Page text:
Bristol played host to the biggest International Mini Meeting ever as the 2019 show takes on new heights. Here’s our highlights from the IMM 2019 show. 

The Mini’s 60th birthday has rightfully been commemorated with a whole host of celebratory events, but for enthusiasts from all over the world, this was the big one. Every five years, the nomadic International Mini Meeting comes to England, with team Bristol taking over hosting duties for the Mini’s diamond anniversary year.

Interest was at fever pitch for this one, with representatives from a record 50 countries in attendance. People had even shipped their cars from as far afield as Chile, Hong Kong and New Zealand to be a part of it, with others covering mammoth distances by road. In all, almost 7500 weekend visitors passed through the gates at Washingpool Farm in Easter Compton, making it the biggest IMM in the event’s 41-year history. And that’s without the 1300 people who joined the party for a special Mini 60 celebration on the Sunday!

IMM 2019 review

Frustratingly however, the busiest IMM in history also proved to be one of the wettest and windiest. The weather had already claimed the Boardmasters festival and the Bristol Balloon Fiesta, but Team Bristol diligently pressed on. It was thrown curveball after curveball, mostly by the conditions and need to keep visitors safe in the face of 50mph gusts, but also by issues involving the landowners.

In such challenging circumstances, the event was a triumph. A massive trade area contained brilliant displays by Somerford Mini and British Motor Heritage, while Mini Sport’s hugely impressive stand featured a whole host of Works rally Minis and a reunion of big names from the BMC Competitions Department – Paddy Hopkirk, Bill Price and Stuart Turner included. The anniversary of The Italian Job was marked too, with a great line-up of replica vehicles from the film including the Alfa police car, the coach, the bullion van and the Dormobile.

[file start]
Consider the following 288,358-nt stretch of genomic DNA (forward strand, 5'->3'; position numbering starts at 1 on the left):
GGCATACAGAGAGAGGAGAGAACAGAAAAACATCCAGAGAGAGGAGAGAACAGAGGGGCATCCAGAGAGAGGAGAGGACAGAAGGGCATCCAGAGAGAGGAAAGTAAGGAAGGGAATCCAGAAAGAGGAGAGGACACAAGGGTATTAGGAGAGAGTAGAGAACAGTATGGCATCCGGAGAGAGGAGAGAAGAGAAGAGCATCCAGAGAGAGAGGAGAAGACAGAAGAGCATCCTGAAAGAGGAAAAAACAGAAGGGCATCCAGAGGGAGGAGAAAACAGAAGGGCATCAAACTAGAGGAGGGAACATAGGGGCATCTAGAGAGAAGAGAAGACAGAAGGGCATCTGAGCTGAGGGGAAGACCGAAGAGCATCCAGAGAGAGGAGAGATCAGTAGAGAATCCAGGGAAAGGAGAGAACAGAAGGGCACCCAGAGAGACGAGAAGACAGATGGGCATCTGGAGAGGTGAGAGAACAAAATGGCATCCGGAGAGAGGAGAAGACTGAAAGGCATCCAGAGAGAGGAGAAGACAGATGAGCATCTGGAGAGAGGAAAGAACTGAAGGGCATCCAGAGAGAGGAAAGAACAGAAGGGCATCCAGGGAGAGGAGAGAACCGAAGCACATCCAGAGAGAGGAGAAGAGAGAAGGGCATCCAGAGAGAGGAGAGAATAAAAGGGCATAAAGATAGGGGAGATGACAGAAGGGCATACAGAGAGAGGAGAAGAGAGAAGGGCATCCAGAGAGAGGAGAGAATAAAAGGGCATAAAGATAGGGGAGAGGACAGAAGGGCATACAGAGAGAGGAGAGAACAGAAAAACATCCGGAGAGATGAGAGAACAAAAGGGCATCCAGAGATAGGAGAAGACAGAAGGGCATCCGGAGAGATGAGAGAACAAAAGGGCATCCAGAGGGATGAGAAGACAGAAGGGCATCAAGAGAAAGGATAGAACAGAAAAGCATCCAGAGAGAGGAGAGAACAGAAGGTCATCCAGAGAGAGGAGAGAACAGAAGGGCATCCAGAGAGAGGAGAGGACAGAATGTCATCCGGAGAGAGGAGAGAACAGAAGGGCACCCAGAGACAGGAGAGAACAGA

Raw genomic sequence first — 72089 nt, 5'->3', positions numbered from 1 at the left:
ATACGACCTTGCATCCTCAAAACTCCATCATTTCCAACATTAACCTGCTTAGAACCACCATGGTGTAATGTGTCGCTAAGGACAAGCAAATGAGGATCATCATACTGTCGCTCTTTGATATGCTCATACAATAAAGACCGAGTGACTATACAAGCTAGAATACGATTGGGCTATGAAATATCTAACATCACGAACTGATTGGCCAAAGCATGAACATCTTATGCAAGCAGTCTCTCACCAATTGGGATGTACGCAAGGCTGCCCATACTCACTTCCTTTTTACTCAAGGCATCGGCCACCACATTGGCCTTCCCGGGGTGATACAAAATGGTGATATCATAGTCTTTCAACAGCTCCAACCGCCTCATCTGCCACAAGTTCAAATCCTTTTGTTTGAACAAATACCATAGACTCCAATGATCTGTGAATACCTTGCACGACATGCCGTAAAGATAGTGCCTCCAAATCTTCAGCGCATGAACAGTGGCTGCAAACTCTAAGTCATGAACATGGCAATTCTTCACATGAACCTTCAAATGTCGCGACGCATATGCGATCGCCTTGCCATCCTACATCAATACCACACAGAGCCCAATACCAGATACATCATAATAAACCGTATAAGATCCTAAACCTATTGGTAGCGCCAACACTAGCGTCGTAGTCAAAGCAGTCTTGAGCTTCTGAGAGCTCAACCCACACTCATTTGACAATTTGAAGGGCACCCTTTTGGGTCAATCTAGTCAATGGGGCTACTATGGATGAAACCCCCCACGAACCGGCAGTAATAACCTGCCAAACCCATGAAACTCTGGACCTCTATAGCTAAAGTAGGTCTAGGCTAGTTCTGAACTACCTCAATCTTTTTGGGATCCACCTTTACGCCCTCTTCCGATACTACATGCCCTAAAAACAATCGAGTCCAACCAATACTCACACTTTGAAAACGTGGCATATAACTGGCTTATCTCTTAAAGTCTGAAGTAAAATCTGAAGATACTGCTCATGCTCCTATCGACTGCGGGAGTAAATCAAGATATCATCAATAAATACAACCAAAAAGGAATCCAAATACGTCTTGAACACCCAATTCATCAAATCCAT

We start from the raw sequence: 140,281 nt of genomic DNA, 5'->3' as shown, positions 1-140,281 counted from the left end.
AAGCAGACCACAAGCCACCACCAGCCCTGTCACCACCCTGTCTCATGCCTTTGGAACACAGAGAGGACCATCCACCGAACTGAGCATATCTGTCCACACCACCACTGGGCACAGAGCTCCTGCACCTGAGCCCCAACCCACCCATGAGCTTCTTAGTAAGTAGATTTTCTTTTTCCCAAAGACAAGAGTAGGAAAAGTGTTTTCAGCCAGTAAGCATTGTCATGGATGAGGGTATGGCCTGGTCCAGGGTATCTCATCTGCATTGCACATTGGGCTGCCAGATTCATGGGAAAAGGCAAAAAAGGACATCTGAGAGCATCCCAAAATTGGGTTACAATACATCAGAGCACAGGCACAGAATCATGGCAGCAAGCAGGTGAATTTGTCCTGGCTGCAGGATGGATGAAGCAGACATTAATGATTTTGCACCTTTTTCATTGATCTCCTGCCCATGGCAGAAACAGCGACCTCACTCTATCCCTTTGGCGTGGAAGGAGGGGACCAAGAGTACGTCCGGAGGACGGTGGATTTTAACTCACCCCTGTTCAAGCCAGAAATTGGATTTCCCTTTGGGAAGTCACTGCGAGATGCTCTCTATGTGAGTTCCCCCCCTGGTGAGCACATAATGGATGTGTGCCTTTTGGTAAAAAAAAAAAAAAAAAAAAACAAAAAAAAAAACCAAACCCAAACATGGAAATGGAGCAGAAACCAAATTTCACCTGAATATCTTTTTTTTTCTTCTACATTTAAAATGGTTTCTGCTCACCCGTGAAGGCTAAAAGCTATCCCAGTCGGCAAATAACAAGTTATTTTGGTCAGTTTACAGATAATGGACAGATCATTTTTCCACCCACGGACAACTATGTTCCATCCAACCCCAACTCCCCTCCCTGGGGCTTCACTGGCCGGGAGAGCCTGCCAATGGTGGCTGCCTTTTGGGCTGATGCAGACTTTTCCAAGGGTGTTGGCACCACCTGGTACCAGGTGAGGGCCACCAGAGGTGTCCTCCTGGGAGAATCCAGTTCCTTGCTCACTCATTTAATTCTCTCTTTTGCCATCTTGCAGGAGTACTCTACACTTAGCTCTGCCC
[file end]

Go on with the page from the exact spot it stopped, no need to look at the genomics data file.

Over on the vast Mini Spares stand, a live raffle Mini build drew a huge crowd. Starting from a painted shell and huge boxes of bits, a team of volunteers completely rebuilt the 1965 Mk1 into a fast-road beauty, starting it up for the first time on the Sunday afternoon. The lucky winner was Lee Hackett, who had to go for a drink when he found out the good news…

IMM 2019 review

Elsewhere, seven campsite fields were packed with over 250 clubs, plus several Minis with unusual engine transplants and a full EV conversion from Germany. A massive display of Mini Clubmans was also gathered on the Sunday to mark 50 years of Roy Haynes-designed derivative, while a busy show and shine took place alongside.

The venue’s three large barns were hives of activity. One hosted the ever-popular rocker cover racing, plentiful kids’ activities and much more, while the fantastic ‘graffiti barn’ was completely transformed over the weekend by talented artists (as was a Mini Sprite). A Mr Bean impersonator proved to be hugely popular too, accompanied by one of the genuine Minis used in the TV series.

The main barn was the place to be in the evenings though, with a brilliant live stage hosting various bands over all four nights, plus the opening and closing ceremonies. Saturday night also saw revellers don ‘80s-themed fancy dress, with plenty of, ahem, interesting costumes in evidence.

IMM 2019 review

The Sunday night saw Team Bristol Hand the famous IMM key to Mini IG Bamberg, which will host next year’s event in Bavaria. In the meantime, Team  Bristol and its selfless band of volunteers can reflect on a job well done against all the odds. It’s one IMM we certainly won’t forget!